Full-Time: Yes | Part-Time: Yes
Attend Our Information Session: October 25, 2022
Join us for an Information Session for our Bioinformatics and Computational Mathematical & Statistical Science Programs. You will have an opportunity to meet with the Director of the Program and the Graduate Admissions Recruiter as we discuss program highlights, curriculum and the application process. There will be plenty of time for Q & A, so have your questions ready.
The Information Session will be held on Tuesday October 25, at 4:00pm CST. Please RSVP at the link below. We look forward to seeing you there!
Computational mathematical and statistical sciences (CMPS) is the discovery, implementation, simulation and application of models to solve scientific and engineering problems.
The diverse research opportunities in our department are enhanced by the research programs of associated faculty on the Marquette campus in the sciences and engineering and Milwaukee-area research laboratories and clinics.
Years to Complete**
Full-time, Part-time Options
*30 credit hours for MS, Thesis or Essay options, 57 credits hours for PhD
**2 years to complete for MS, 5 years to complete PhD
Is This Program Right For Me?
The graduate program intends to target people with an interest in computational aspects of science and engineering, applied mathematics, and applied statistics. A typical student would have an undergraduate degree in mathematics, computer science, engineering, or natural science with a minor in mathematics and some coursework in software development (e.g., programming in a high-level language like C++, FORTRAN95, MATLAB, or Java).
Choosing Marquette University
Our program is designed to equip graduates with a distinctive blend of theoretical and computational skills, for employment in industry, research laboratories and institutions of higher education. While the bulk of their coursework will be undertaken in this Department, their research topics may range across the computational aspects of a broad spectrum of disciplines.
A relatively small number of programs with the same overall goals exist in this country. Most have a similar title, although their focus varies, quite naturally, according to the resources available to them. Nonetheless, each offers students the opportunity to work within a setting wherein the ultimate goal is the solution of a scientific problem using state-of-the-art computational techniques.
Transition from MS to PhD, seamlessly
Students that excel in the MS program that decide to apply for PhD program and are accepted may seamlessly enter the doctoral studies since both share our computational mathematical and statistical sciences core.
Paths to meaningful research
The doctoral program is designed for individuals of outstanding ability who show promise as a researcher. The diverse research opportunities in our department are enhanced by the research programs of associated faculty on the Marquette campus in the sciences and engineering and Milwaukee area research laboratories and clinics. For a listing of department research and research laboratories, please consult the Faculty webpage.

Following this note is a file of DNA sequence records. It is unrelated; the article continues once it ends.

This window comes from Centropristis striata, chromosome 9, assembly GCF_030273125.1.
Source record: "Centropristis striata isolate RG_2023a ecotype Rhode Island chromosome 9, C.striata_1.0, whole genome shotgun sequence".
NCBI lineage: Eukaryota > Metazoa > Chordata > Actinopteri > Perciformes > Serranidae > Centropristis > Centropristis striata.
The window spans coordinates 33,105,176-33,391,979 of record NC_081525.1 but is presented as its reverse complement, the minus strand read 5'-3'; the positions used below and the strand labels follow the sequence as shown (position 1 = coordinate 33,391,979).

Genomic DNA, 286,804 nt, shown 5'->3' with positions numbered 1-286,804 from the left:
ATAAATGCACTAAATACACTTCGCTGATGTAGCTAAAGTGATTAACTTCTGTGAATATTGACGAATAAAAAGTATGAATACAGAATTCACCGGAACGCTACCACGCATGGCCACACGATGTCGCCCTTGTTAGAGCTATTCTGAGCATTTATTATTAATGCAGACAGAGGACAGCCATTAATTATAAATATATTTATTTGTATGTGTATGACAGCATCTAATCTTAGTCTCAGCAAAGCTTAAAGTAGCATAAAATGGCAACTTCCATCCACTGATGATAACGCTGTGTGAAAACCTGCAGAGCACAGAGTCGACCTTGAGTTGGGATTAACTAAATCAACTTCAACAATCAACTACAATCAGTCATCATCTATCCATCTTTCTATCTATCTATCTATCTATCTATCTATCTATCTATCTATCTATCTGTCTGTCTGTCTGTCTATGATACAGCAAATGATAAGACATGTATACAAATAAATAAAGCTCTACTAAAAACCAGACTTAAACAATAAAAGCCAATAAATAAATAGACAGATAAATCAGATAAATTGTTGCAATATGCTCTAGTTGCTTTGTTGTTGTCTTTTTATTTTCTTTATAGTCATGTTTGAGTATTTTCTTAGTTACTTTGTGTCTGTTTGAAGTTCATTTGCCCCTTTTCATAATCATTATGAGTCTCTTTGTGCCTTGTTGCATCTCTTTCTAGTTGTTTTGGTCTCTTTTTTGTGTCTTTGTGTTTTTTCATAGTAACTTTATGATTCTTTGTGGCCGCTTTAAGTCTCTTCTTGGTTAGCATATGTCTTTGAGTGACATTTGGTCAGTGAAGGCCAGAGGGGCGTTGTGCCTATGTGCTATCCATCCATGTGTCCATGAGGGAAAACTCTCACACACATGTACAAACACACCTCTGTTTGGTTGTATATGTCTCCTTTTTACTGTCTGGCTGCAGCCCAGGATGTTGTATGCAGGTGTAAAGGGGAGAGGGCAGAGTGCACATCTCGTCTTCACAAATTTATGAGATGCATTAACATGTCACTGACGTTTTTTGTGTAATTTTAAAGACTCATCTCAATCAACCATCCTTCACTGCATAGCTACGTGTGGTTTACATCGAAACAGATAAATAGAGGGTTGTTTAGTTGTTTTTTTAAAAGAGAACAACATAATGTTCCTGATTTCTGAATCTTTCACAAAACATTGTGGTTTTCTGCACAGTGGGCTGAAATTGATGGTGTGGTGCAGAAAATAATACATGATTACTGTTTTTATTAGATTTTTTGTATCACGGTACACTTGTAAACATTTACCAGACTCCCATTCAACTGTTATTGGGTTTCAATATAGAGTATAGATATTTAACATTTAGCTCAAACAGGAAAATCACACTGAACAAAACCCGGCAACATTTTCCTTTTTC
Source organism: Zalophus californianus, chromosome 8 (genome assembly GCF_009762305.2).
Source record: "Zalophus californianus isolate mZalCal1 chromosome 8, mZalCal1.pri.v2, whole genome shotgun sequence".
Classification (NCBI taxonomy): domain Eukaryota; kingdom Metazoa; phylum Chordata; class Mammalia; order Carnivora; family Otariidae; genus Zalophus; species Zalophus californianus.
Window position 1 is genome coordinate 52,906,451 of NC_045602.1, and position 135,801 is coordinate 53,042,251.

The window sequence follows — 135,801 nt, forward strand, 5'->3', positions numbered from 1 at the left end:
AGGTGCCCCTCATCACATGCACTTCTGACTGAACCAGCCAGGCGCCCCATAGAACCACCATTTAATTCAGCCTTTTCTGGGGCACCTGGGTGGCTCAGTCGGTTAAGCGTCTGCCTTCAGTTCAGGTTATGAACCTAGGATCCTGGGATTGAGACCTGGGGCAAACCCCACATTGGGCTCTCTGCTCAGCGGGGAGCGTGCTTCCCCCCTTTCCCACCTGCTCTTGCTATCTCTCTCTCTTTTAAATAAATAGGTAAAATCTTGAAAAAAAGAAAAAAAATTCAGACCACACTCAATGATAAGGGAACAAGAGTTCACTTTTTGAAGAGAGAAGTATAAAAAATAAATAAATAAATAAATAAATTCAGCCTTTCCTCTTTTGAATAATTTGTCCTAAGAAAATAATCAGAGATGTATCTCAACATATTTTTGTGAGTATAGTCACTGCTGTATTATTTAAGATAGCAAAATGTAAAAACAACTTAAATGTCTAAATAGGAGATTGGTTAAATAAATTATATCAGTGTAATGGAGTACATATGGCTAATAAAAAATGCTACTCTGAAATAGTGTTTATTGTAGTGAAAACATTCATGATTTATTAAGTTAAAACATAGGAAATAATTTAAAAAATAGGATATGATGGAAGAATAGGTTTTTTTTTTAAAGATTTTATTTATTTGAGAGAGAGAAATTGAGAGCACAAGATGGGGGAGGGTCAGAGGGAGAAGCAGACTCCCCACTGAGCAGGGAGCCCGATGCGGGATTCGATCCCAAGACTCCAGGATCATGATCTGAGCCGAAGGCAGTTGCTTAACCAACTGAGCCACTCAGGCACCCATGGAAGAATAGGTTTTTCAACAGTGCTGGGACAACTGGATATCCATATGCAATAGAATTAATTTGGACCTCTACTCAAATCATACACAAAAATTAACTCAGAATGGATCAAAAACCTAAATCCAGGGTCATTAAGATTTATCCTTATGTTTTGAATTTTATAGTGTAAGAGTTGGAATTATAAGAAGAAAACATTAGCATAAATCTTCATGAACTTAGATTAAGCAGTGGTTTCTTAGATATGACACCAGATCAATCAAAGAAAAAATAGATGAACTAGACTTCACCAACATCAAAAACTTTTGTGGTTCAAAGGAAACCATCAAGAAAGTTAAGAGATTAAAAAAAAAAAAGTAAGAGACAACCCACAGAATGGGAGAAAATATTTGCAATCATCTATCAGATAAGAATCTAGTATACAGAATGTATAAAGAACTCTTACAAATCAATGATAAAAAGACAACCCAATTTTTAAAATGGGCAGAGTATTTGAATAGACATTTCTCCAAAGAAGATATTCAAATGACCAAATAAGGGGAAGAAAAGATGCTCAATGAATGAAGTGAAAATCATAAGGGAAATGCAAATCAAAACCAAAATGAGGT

Master's program learning outcomes:
Doctoral program learning outcomes:
For all program requirements and course work, see the Graduate School program bulletin
Graduates from the master's program in computational mathematical and statistical sciences have assumed careers as software developers and data scientists, with position titles "Data Science Team Lead", "Software Developer" and "Data Science & Analytics Sr. Analyst" and more.
phone: (414) 288-7139
The priority deadline for review of applications is January 15 for both the master's and doctoral programs for the following fall term. After the priority admission deadline, applications will be reviewed on a rolling basis as space permits.
Read all application instructions prior to beginning an application.
1Upon admission, final official transcripts from all previously attended colleges/universities, with certified English translations if original language is not English, must be submitted to the Graduate School within the first five weeks of the term of admission or a hold preventing registration for future terms will be placed on the student’s record.
Admission to the master's program: Requires an undergraduate degree in mathematics, statistics or a related field such as computer science, engineering or an area of science, with at least a minor (3 courses beyond a full calculus sequence) in mathematics and proficiency in a high-level computer language.
Admission to the doctoral program: Requires (in addition to the prerequisites for master's admission) demonstrated promise for original research.
For a comprehensive listing of merit-based aid (graduate assistantships/fellowships), visit the departmental financial aid webpage. Private scholarships may also be available. U.S. citizens and permanent residents may be eligible to apply for need-based federal aid (loans) to help fund their educational expenses as well.